Christchurch was founded in 1850 by members of the Church of England, who wanted a little bit of heaven on earth. They succeeded, and today the city takes great pride in its spacious layout and distinctive English-style buildings in elegant grey stone. The River Avon winds through Christchurch, along parks and gardens that cover one-third of the city.
Queenstown hosts an outstanding collection of adrenaline inducing activities and spectacular scenery. From jumping from tall bridges or quiet fishing, this is New Zealand's number one adventure destination. Lake and river join towering mountain ranges to make Queenstown as popular in the winter as it is in the summer. At the heart of the action are cafes, the entire spectrum of accommodation, boutique shopping, restaurants and the visitor services expected in a small town with a big reputation.
The South Island's most renowned explorer and geologist, Julius von Haast, named Franz Josef Glacier after the Emperor of the Austro-Hungarian Empire. Franz Josef Glacier is a remnant of a much older, larger glacier which flowed from the alpine snowfields right to the sea. The glacier is over 7.5 miles long extending into the rainforest just 3 miles from the Franz Josef township, making it easy to visit. Walk to viewpoints and the terminal face or, for a close-up view of the spectacular ice formations, take a guided glacier walk, helihike or scenic flight.
One of New Zealand’s loveliest harbors is gracious, dignified Dunedin. The city boasts fine Victorian and Edwardian buildings complete with spires, gables and gargoyles. Its Scottish heritage is present in street names and the appeal of its handsome stone buildings. One of Dunedin’s most famous visitors, Mark Twain, wrote "The…Scots…stopped here on their way to heaven, thinking they had arrived." Dunedin boasts the country’s only kilt maker and whisky distillery as well as a statue of Scottish poet Robert Burns in the heart of the city. Dunedin’s surroundings are renowned for their magnificent scenery and wildlife. The nearby beautiful Otago Peninsula provides a breeding habitat for such rare birds as the royal albatross and yellow-eyed penguin. The biggest attraction is probably the albatross colony at Taiaroa Head – which can only be visited as part of pre-arranged guided tour. Nowhere else on the globe do these birds breed so close to humans. Other sights to visit include Octagon Park, St. Paul’s Cathedral, Edwardian Railway Station, and Otago Museum.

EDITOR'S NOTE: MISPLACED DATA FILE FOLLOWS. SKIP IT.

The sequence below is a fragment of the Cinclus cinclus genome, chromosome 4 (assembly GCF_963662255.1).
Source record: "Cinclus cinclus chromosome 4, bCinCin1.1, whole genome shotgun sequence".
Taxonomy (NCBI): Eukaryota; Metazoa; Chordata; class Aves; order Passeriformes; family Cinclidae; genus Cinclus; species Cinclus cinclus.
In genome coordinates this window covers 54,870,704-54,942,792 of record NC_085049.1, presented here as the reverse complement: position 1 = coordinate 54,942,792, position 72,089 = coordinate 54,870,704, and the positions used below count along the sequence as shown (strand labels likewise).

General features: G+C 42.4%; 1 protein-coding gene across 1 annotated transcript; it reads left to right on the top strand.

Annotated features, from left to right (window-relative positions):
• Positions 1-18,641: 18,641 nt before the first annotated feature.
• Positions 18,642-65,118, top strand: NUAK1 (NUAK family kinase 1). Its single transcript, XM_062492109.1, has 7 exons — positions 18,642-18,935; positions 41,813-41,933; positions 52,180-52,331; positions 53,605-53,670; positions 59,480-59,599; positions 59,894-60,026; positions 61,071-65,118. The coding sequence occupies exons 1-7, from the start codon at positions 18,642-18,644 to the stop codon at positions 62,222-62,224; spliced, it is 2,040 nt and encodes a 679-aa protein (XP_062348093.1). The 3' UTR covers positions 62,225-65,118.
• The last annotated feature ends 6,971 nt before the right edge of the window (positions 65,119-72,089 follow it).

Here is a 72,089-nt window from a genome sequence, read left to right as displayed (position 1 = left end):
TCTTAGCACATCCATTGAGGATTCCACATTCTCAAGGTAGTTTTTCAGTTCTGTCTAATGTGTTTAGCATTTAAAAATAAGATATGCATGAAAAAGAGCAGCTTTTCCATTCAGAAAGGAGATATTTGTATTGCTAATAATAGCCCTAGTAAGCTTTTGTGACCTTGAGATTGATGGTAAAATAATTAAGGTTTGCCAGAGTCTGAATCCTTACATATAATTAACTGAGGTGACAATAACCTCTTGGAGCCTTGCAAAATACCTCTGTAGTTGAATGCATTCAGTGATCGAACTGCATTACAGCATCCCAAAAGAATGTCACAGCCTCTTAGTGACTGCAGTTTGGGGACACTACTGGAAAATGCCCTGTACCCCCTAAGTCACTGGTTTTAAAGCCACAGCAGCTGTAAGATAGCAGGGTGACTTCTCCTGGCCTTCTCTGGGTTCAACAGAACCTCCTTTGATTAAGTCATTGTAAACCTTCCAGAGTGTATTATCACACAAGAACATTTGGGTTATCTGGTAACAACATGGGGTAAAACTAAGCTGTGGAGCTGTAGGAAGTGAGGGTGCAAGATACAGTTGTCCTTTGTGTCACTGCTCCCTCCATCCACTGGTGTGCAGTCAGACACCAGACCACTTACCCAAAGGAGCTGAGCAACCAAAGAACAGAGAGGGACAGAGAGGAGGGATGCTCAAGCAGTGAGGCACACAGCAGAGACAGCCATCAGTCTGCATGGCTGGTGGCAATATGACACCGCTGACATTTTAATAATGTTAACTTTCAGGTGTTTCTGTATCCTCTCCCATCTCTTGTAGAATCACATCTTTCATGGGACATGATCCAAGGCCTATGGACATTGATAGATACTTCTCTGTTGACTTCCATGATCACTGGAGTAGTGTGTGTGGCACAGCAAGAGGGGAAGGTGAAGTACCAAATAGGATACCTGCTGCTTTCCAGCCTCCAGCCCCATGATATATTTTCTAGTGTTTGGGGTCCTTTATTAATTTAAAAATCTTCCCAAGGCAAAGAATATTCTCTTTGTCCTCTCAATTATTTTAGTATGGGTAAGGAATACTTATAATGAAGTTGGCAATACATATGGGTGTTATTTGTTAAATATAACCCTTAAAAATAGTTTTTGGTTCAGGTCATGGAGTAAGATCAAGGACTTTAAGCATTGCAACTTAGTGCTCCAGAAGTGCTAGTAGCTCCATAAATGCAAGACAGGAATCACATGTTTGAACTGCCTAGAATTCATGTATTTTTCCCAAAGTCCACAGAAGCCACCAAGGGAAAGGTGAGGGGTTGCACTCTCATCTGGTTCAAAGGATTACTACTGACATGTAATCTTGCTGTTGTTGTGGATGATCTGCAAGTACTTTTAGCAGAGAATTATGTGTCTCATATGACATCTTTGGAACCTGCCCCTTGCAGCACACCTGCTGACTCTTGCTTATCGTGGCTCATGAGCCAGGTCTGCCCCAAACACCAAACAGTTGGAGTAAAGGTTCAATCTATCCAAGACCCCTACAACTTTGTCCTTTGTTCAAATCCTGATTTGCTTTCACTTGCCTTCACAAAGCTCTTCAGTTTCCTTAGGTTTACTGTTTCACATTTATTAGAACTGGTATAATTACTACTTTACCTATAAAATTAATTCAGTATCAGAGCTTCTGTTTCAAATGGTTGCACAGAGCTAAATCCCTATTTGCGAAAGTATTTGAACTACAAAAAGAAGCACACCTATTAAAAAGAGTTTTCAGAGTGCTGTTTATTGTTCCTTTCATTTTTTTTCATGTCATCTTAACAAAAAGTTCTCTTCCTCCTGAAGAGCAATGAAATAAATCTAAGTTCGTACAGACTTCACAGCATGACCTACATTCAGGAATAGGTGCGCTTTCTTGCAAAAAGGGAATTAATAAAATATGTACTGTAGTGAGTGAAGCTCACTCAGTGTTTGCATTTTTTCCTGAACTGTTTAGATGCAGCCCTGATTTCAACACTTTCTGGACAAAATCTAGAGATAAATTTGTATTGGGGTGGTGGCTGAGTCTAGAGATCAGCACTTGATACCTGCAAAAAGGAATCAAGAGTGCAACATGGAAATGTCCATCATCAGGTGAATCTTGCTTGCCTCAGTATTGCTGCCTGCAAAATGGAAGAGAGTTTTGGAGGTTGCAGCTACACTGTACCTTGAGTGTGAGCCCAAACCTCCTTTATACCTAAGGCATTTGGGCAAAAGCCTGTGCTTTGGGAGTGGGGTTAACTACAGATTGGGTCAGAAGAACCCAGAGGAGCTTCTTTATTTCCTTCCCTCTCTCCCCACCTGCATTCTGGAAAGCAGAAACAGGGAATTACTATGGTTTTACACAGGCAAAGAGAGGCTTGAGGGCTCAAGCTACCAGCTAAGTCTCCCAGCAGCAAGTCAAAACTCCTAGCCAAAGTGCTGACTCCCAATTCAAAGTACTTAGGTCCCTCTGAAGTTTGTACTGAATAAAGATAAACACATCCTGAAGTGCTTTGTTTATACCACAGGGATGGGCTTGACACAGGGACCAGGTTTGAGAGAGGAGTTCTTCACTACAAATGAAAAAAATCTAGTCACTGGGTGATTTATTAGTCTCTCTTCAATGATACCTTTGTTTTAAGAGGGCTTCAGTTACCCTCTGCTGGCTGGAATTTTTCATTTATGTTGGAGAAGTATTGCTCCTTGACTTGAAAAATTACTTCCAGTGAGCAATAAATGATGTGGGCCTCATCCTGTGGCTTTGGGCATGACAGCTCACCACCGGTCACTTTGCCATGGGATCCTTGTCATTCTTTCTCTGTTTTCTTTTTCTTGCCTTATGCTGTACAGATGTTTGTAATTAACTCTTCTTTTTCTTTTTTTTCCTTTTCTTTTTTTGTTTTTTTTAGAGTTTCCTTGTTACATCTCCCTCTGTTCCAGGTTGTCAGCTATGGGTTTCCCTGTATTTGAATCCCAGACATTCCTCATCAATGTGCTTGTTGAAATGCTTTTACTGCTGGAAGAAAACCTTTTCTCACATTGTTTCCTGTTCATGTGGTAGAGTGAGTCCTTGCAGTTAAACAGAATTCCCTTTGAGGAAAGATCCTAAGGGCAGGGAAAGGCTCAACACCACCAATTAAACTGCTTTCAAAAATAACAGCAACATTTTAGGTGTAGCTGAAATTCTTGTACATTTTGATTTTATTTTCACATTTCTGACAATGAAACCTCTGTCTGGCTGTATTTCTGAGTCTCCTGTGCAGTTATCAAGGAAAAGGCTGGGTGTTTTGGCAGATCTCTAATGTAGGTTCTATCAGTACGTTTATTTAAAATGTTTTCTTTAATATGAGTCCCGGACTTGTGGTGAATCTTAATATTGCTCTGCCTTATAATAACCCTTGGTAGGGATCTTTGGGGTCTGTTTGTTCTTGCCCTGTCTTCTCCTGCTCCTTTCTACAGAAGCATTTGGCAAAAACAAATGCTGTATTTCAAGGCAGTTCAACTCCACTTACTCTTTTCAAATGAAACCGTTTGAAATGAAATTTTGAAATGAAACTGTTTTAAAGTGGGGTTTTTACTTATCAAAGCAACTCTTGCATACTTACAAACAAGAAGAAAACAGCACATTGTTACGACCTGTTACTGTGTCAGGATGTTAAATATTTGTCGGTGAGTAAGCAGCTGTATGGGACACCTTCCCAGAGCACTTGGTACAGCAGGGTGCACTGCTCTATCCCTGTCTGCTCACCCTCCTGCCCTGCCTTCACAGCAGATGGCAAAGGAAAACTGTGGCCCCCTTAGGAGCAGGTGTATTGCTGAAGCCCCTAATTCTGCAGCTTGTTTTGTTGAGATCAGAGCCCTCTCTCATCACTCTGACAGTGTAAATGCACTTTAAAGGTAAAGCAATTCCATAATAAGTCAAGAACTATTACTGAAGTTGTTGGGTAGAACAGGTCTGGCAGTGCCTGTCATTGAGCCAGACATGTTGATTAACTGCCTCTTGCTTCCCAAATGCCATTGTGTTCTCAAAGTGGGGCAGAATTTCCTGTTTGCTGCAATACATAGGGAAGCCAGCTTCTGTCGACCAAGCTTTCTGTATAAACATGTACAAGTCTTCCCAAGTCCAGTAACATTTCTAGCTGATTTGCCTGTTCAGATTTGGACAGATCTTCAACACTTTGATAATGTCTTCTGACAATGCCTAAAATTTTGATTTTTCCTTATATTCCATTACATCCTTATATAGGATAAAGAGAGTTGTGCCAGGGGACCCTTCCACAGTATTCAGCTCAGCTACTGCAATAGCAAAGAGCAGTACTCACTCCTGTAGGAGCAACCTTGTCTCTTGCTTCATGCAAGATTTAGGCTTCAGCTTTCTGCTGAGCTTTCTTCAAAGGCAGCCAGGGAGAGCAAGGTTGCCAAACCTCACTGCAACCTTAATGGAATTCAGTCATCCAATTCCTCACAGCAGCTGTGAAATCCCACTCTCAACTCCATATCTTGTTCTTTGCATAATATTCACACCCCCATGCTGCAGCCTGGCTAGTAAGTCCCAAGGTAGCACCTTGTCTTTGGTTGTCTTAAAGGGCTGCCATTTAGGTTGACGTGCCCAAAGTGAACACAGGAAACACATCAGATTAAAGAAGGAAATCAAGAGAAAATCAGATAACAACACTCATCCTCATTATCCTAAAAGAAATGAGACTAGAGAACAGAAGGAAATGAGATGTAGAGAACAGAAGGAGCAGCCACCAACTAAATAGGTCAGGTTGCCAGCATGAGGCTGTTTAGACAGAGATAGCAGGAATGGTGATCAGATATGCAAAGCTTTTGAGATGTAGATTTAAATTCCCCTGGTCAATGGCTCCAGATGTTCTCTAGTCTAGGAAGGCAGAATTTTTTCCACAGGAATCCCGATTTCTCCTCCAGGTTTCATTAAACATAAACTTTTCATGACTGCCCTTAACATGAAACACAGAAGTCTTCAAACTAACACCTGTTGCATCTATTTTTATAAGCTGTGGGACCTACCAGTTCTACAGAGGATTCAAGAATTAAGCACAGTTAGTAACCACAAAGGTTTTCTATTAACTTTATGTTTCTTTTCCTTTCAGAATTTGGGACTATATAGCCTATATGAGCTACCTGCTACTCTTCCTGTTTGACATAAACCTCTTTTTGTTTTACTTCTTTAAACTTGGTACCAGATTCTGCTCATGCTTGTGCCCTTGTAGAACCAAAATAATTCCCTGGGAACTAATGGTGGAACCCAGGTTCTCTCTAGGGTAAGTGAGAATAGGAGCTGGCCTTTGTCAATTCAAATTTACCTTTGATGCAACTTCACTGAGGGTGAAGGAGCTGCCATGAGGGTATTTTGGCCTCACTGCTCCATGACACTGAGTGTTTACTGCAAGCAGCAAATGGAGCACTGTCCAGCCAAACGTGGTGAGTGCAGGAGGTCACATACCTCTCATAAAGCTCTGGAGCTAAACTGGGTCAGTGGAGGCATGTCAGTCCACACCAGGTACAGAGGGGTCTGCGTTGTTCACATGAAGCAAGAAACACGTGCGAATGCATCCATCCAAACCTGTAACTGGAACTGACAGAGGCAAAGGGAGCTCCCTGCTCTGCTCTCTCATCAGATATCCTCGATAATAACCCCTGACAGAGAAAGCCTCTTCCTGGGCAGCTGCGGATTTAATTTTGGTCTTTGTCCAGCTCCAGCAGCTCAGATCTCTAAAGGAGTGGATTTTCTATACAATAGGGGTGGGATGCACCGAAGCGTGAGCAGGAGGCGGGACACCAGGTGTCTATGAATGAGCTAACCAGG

Nelson province, in the Northwest corner of South Island, has the highest sunshine hours in New Zealand. Nelson City is within 37 miles of three major National Parks, Abel Tasman, Kahurangi, and Nelson Lakes, with the Marlborough Sounds being the Maritime equivalent with its many bays and coves. Young and old from all corners of the world visit Nelson to enjoy the pleasures of New Zealand's clean green image.
Price are per person, based on double occupancy, and subject to availability and change without notice. Prices reflect land only accommodations, airfare is additional. Blackout dates/seasonal supplements may apply.
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